In other words you won’t get sued for telling your mate something in a pub, but if you PROCLAIM it in, say, a newspaper piece or book, then you might. Social media means a comment like Ms Arcuri’s has indeed been published to a third party, hence the legal action.

All stories on The Eye are double-checked by a libel lawyer, but people seem to be unaware of the legal rules limiting any piece which is published, and they write the most appalling things (naming an individual or organisation) on Twitter or Facebook (FB).

Trump was banned after the comments he made

This is a developing area legally, and one of the key issues is that these remarks online can, obviously, be read in all countries of the world, so lawyers are looking at whether THEIR country’s legal rules then apply.

As long as the named individual or organisation in the tweet resides in, for example, America, then THAT country’s legal rules must be adhered to; however if the person or body is in another country, then THOSE laws may also apply.

This is why, for instance, the former US President Donald Trump has, apparently, felt free to make the most awful remarks on Twitter, seemingly in the knowledge that as long as he doesn’t name anybody in another country (like Mr Neil), then he can’t be touched. But perhaps I am imbuing him with more intellect than he actually possesses (which can be defended in a UK court as ‘Honest Comment’, or as it used to be known Fair Comment’ incidentally)!

In the past he has called his Democratic rival Hillary Clinton “crooked”, and has made the most terrible observations about Republican Ted Cruz.

Even earlier this year plain old MR Trump said that Mr Cruz was “violent and vicious” towards him, during the primaries of 2016.

In the past Trump has used Twitter to describe the respected left-wing anti-fascist and anti-racist political movement ANTIFA, as a “Terrorist Organisation”. He has said there was “political corruption” in a county in Georgia, naming as a “puppet Lt.” Governor Geoff Duncan. Trump has accused on the social media site, the high-profile television journalist Chuck Todd of being “Sleepy Eyes”, and that he was “so happy with the fake voter tabulation process”. He declared that the former Republican representative and Secretary of State for Georgia Brad Raffensperger has “no clue”.

Clearly these sort of announcements are highly libellous, and if they involved individuals in the UK, they could have faced legal action, yet because they were in the US they have not (so far).

As a result of these (and other outrageous tweets), Trump was banned by Twitter in January.

Phil got angry over the comments made to him

Yet is obvious that when engaging in communication online, even in Britain, people have NO CLUE (to use a Trump phrase!) of the legal rules.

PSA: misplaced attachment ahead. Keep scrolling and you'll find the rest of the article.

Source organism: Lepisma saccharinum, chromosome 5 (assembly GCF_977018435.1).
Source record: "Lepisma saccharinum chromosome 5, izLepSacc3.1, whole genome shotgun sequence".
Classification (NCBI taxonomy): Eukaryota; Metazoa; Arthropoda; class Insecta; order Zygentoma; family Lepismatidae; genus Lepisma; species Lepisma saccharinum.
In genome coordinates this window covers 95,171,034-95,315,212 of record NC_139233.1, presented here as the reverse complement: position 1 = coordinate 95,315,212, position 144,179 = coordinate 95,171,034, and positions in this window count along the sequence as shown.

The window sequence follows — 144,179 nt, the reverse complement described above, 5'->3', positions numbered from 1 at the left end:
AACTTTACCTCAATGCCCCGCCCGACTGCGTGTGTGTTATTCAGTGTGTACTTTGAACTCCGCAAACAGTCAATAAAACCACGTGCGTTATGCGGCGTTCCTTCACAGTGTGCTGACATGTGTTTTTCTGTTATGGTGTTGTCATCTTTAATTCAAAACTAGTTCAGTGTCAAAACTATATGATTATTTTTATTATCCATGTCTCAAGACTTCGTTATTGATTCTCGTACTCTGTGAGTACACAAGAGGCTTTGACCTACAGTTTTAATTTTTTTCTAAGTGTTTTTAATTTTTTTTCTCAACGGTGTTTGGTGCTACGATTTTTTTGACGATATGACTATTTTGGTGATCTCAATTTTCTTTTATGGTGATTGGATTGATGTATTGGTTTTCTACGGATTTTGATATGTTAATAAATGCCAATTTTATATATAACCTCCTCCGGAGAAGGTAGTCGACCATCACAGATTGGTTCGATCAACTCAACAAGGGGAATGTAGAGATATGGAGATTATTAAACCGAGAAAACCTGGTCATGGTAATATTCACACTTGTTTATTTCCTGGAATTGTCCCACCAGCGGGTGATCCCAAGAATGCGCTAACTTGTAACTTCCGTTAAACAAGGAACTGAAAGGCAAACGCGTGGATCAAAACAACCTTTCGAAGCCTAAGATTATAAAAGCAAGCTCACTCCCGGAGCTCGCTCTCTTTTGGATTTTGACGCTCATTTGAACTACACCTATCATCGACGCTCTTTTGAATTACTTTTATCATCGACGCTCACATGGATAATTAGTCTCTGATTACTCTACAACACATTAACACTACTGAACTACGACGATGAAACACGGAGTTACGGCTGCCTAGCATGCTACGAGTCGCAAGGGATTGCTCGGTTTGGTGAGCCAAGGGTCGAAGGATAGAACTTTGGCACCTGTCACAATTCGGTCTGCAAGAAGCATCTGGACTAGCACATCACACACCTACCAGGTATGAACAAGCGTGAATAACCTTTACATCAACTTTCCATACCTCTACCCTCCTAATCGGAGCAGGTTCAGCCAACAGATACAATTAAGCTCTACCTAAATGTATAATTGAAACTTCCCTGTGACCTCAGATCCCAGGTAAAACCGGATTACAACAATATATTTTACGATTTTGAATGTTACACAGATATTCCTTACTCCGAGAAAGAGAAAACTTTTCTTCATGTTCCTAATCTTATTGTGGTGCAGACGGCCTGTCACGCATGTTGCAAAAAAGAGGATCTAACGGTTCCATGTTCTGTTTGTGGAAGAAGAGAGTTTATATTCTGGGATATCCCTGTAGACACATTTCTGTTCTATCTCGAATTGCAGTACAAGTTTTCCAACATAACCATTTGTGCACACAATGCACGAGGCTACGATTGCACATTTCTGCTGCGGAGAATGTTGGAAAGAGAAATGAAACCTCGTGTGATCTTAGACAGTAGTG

A recent comment about The Eye’s story concerning a television ‘reporter’ who had posted pictures of herself on FB or Twitter in skimpy clothes, is typical of the insults I constantly receive: “Your article on Ellie Pitt was bordering on mysogynistic bullying, a really pathetic article written by a bitter individual who was a complete failiure as a BBC correspondent and also loved bashing the Catholic Church with your disgraceful Panorama programme”.

Is Phil Parry REALLY a sexist and misogynist?!

Indeed accusations of being ‘misogynistic’ (which is the correct spelling) ‘sexist’, or  ‘misogynist’ are a constant refrain among those who hurl abusive comments, if factual stories are published with the targets happening to be women, yet these are potentially libellous words, and the description is provably wrong.

In the past I have also been accused online (incorrectly) of being a “bastard” (many times), an “anti-devolutionist wanker”, “pure scum”, a “liar” (also many times) a “little git”, and (correctly) a “nosey git”“irritating”, or a “nuisance”. But these remarks come amid many others. Too many, in fact, to mention.

I have tried not to read them, although I must admit I have not always been successful, and rarely sue (although I do sometimes).

Some of these online utterances can be rebutted in court using an ‘Honest Comment’ defence, most cannot though, which means that any libel case is likely to be successful.


It seems a shame the people behind those insults are not, apparently, aware of such legal rules.

However even Trump (who is not known for his computer prowess and employs other people to do most of his tweets) using a defence like this in the UK, might be stretching it a bit!


The memories of Phil’s decades long award-winning career in journalism (when online abuse was rare at the beginning) as he was gripped by the incurable neurological condition, Hereditary Spastic Paraplegia (HSP), have been released in a major book ‘A GOOD STORY’. Order it now!



Book poster

Publication of another book, however, was refused, because it was to have included names